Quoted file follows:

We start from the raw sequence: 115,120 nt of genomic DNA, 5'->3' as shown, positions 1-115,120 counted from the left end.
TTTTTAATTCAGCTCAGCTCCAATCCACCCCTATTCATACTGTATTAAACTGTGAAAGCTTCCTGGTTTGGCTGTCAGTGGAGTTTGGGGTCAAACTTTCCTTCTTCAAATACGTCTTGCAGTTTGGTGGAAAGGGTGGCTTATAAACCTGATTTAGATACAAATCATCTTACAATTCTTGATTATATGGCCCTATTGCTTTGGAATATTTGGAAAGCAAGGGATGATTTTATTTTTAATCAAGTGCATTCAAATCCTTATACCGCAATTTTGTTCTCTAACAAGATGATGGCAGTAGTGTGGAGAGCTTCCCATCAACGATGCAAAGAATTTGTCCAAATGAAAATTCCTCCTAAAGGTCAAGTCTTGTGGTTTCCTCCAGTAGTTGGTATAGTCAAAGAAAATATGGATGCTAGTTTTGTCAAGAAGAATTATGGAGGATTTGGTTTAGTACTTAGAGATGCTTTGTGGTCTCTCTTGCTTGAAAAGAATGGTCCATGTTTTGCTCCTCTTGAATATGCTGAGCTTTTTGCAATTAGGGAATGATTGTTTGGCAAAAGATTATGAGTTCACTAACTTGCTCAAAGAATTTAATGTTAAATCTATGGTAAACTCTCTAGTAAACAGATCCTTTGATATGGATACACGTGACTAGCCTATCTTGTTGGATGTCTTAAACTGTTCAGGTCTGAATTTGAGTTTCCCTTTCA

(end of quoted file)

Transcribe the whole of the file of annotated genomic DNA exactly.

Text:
We start from the raw sequence: 115,120 nt of genomic DNA, 5'->3' as shown, positions 1-115,120 counted from the left end.
TTTTTAATTCAGCTCAGCTCCAATCCACCCCTATTCATACTGTATTAAACTGTGAAAGCTTCCTGGTTTGGCTGTCAGTGGAGTTTGGGGTCAAACTTTCCTTCTTCAAATACGTCTTGCAGTTTGGTGGAAAGGGTGGCTTATAAACCTGATTTAGATACAAATCATCTTACAATTCTTGATTATATGGCCCTATTGCTTTGGAATATTTGGAAAGCAAGGGATGATTTTATTTTTAATCAAGTGCATTCAAATCCTTATACCGCAATTTTGTTCTCTAACAAGATGATGGCAGTAGTGTGGAGAGCTTCCCATCAACGATGCAAAGAATTTGTCCAAATGAAAATTCCTCCTAAAGGTCAAGTCTTGTGGTTTCCTCCAGTAGTTGGTATAGTCAAAGAAAATATGGATGCTAGTTTTGTCAAGAAGAATTATGGAGGATTTGGTTTAGTACTTAGAGATGCTTTGTGGTCTCTCTTGCTTGAAAAGAATGGTCCATGTTTTGCTCCTCTTGAATATGCTGAGCTTTTTGCAATTAGGGAATGATTGTTTGGCAAAAGATTATGAGTTCACTAACTTGCTCAAAGAATTTAATGTTAAATCTATGGTAAACTCTCTAGTAAACAGATCCTTTGATATGGATACACGTGACTAGCCTATCTTGTTGGATGTCTTAAACTGTTCAGGTCTGAATTTGAGTTTCCCTTTCA